Smart Halloween: A Talking Pumpkin Created with IBM Watson and Raspberry PI

by Eugene MelnikovNovember 8, 2016
At Altoros, we enjoy celebrating Halloween. This year, our IoT team carved a talking pumpkin with a bit of artificial intelligence in its head.

In this article, we describe how to assemble such a smart pumpkin and what issues you may face while having fun with a similar IoT project.


What’s in the pumpkin brain?

To make the pumpkin smarter, we used a Raspberry PI device (as a host) and a Logitech C270 webcam (as a microphone), as well as Node.js and text/speech recognition services from IBM and Google.

Speech to Text (STT). For recognizing the English language, we tested IBM Watson’s Speech to Text. Even though the service failed to identify “Hello,” it was pretty good at converting other words.

While Speech to Text supports only eight languages, works with 50 languages. (We used for the Russian language.)

Chatbot. For generating answers, we chose the service that understands 39 languages. (Do not confuse it with You can play with the service in the browser and use voice, but its API supports only text messages. It looks like the service had been trained on teenager chats, so we sometimes got funny answers when we included slang in communication.

If your goal is not just fun, you should consider creating your own chatbot and training it. The services like,, and IBM Watson’s Conversation enable you to do that. Read our article about developing a five-minute “Hello, World” chatbot with IBM Watson and Bluemix.

Text to Speech (TTS). IBM Watson’s Text to Speech supports nine languages, and detects the language automatically. In addition, you can control voice expressiveness and customize the English voice using seven types of transformations. However, these features are not available for other languages. The service returns files in .ogg, .flac, .wav, and several other formats.

Google’s Text-to-Speech supports 30 languages, but it sounds more robotic. You specify the language; it is possible to adjust the speed of speech. The service output is in the .mp3 format.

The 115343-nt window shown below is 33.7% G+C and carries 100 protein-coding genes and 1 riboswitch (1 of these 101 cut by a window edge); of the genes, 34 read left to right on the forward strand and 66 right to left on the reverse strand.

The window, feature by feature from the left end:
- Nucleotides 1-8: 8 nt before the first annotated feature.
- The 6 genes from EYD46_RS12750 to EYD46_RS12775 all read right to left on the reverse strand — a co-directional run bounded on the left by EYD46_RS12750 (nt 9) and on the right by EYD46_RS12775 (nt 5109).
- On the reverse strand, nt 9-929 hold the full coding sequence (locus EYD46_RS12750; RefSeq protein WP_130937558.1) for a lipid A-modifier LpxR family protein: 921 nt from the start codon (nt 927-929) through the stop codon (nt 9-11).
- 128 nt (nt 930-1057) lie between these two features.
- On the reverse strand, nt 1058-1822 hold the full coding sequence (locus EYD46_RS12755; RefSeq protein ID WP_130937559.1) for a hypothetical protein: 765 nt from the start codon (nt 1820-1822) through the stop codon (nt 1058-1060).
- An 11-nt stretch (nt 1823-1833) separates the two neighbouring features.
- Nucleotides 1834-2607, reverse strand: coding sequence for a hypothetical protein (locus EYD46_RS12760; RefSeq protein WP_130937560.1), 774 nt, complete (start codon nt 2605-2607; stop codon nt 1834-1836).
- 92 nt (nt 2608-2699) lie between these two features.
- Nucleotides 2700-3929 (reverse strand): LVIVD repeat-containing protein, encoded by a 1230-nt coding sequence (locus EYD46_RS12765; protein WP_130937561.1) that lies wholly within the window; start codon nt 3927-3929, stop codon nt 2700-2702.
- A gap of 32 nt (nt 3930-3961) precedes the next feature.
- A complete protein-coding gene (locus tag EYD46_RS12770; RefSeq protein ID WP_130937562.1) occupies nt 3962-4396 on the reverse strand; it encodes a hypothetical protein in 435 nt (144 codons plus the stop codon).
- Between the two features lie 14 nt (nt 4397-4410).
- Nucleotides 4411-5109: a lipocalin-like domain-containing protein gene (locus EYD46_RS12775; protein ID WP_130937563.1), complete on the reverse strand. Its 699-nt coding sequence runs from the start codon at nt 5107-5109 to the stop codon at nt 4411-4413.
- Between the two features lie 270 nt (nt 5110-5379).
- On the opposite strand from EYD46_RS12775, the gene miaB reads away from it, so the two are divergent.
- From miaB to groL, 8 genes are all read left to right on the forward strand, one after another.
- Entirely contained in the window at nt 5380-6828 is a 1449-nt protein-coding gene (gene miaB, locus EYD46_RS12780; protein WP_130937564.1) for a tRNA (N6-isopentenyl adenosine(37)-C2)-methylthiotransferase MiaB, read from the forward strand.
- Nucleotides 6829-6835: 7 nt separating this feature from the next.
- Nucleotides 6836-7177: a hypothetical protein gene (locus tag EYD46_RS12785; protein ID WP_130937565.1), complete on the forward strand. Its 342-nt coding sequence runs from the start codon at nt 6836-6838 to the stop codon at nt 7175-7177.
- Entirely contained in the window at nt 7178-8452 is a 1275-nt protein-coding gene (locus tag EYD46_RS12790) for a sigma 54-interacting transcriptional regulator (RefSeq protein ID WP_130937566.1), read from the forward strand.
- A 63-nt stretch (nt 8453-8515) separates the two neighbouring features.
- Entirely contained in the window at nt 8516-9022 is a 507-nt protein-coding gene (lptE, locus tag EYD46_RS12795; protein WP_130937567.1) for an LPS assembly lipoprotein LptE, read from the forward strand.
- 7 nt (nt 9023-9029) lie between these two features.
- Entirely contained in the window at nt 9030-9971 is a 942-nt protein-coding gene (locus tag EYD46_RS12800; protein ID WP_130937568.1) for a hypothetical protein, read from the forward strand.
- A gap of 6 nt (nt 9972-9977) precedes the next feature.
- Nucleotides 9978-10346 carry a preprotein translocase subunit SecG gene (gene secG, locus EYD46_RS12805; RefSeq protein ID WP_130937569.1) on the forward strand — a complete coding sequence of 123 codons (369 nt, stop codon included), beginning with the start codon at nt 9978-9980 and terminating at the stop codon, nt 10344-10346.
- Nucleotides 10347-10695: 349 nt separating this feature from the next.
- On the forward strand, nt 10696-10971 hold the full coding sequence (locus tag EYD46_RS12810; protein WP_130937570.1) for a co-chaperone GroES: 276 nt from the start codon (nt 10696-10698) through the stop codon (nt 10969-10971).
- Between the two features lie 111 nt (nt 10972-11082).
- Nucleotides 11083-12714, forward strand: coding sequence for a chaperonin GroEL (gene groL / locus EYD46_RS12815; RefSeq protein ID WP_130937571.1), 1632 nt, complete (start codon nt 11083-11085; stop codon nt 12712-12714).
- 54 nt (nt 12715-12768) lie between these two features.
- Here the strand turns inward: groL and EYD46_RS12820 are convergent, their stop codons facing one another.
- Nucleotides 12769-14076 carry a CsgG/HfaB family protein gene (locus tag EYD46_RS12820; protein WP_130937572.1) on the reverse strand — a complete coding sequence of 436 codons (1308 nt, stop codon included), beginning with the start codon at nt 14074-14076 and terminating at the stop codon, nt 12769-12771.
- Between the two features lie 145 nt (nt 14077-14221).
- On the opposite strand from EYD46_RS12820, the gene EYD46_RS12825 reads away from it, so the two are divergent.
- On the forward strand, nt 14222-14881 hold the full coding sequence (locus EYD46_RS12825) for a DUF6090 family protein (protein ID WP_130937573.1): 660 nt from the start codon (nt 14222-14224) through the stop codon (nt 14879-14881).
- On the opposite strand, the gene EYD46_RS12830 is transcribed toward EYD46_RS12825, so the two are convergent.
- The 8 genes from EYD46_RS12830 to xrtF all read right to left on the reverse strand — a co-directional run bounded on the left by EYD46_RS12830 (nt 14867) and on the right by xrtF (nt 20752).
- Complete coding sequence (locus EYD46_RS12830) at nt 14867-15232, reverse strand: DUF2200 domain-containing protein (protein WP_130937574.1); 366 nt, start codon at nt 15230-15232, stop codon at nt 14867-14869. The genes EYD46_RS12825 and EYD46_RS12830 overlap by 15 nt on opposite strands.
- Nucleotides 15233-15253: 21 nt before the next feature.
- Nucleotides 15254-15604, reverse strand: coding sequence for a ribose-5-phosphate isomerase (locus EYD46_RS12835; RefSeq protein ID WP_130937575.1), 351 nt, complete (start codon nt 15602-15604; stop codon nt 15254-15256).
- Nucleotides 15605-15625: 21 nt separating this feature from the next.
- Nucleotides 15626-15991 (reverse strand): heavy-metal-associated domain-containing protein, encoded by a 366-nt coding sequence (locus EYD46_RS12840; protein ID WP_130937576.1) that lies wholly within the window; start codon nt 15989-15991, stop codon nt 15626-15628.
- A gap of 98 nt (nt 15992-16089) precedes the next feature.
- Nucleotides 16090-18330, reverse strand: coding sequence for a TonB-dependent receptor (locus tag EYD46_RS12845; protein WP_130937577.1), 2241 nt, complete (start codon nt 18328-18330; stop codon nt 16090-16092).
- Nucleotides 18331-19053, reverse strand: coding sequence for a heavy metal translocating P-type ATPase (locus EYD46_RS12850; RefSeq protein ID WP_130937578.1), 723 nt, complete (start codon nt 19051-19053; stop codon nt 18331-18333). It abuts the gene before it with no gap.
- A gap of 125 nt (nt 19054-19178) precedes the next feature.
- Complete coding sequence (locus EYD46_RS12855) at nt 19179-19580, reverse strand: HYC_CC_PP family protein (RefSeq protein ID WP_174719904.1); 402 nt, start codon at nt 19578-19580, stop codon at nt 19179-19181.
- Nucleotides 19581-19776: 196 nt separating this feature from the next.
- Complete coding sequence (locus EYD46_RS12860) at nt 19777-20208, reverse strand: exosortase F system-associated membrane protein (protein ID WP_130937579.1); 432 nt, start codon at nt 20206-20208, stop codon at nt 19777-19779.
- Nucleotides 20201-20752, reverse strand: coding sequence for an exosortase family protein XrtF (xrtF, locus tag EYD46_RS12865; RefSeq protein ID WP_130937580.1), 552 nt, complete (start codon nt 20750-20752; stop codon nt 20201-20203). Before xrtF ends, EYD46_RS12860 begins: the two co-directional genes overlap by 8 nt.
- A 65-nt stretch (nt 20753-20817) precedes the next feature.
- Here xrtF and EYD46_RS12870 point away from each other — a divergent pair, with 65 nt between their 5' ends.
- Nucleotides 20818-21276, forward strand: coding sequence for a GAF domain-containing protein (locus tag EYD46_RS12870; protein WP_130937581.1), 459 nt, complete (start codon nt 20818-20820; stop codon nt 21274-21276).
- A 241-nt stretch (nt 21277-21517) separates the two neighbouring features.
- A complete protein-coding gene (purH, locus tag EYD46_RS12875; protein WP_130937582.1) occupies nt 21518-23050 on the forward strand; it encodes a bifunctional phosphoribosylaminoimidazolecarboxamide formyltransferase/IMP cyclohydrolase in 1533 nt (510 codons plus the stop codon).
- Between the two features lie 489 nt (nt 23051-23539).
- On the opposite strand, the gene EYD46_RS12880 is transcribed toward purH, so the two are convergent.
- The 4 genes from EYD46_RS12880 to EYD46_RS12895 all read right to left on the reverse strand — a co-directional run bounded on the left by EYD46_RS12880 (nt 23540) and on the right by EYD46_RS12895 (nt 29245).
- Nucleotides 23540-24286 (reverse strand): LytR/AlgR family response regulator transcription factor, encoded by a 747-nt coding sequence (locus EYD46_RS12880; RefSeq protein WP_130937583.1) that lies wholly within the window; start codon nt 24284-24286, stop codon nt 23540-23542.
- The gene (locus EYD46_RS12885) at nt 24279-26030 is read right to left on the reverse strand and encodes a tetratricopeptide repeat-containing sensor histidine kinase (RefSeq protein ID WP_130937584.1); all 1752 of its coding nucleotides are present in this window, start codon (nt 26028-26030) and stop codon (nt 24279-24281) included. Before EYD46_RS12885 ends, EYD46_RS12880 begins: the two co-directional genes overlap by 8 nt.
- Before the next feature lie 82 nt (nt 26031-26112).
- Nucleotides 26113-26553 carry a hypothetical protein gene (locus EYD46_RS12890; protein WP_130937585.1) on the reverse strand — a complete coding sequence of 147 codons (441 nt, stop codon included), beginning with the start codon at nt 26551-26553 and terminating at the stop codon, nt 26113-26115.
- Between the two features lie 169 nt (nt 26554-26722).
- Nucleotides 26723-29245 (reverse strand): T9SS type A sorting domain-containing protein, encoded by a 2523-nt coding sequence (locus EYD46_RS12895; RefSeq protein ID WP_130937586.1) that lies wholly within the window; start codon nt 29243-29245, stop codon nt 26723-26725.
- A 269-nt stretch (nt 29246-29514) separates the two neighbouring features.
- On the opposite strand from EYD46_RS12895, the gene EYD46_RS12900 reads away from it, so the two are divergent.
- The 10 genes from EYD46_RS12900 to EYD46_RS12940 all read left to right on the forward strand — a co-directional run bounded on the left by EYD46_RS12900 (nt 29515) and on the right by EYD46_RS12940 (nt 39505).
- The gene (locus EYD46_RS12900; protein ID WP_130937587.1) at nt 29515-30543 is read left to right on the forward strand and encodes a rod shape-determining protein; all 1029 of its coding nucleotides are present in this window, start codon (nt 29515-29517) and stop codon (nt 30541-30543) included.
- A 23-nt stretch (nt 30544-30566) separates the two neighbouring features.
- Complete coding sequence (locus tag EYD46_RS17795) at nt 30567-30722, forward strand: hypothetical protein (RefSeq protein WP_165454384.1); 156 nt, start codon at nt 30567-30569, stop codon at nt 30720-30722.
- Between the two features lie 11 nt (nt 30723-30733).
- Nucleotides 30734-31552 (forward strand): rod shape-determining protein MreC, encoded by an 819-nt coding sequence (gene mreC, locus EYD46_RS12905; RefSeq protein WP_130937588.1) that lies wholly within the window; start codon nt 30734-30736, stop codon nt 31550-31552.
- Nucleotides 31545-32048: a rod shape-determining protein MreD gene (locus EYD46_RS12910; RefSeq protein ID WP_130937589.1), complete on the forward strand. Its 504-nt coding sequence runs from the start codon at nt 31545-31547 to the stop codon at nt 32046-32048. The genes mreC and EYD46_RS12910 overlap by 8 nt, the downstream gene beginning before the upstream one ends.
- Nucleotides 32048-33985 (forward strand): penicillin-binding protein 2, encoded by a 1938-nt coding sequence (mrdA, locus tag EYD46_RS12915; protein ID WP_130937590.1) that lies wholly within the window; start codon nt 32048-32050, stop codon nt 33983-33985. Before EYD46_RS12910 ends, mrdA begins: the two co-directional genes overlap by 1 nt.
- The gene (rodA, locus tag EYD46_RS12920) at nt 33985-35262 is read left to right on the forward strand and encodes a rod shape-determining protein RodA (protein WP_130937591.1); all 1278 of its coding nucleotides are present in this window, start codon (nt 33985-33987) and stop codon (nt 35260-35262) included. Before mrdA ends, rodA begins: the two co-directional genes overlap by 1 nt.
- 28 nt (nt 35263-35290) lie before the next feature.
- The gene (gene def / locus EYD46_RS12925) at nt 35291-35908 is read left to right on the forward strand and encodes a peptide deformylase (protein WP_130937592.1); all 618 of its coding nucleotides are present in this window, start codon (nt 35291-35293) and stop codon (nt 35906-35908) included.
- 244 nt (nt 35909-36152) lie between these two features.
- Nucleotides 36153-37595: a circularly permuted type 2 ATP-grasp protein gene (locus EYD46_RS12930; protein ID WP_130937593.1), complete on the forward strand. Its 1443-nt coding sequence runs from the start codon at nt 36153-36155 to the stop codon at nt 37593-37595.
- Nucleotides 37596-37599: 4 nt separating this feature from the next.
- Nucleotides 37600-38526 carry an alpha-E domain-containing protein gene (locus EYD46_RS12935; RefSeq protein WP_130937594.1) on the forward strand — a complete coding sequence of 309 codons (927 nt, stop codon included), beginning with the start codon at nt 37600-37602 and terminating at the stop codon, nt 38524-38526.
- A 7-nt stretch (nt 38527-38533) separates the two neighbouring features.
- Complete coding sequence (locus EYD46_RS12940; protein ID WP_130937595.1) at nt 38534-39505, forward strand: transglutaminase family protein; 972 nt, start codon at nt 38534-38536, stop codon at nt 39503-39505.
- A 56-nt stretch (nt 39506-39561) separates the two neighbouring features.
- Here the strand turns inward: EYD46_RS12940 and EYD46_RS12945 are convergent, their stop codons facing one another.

Data workflow

This project flow is completely asynchronous.


Depending on the API, you could get more than one response from STT, and SoX will try to play them simultaneously. It allows the chatbot to start talking with itself. Although it might sound funny, we wanted to prevent this and just skipped the responses that came while we were playing the first response. Creating a queue of responses is also an option.

If you use Wi-Fi, you may experience some lags when working with audio formats that are not compressed. We selected the .flac output in IBM Watson, and Google uses .mp3 by default.

To save traffic and money, it also makes sense to either implement offline recognition for the wake-up word via PocketSphinx and then apply the online services of your choice to convert the rest of the speech or add a push-to-talk button.


Assembling the hardware

We summarized the steps you need to follow when making your own smart pumpkin. Before you start, ensure that you have these supplies:

  • a Raspberry PI device
  • an SD card
  • a USB microphone
  • an external speaker
  • Ethernet and power supply cables


To prepare the hardware:

  1. Flash the SD card using Raspbian and Etcher.
  2. Insert the SD card into your Raspberry PI.
  3. Connect the following components:
    • The USB microphone to the first USB port of the Raspberry PI device.
    • The external speaker to the AUX port.
    • The Ethernet cable to the Ethernet port. Your network must have a DHCP server.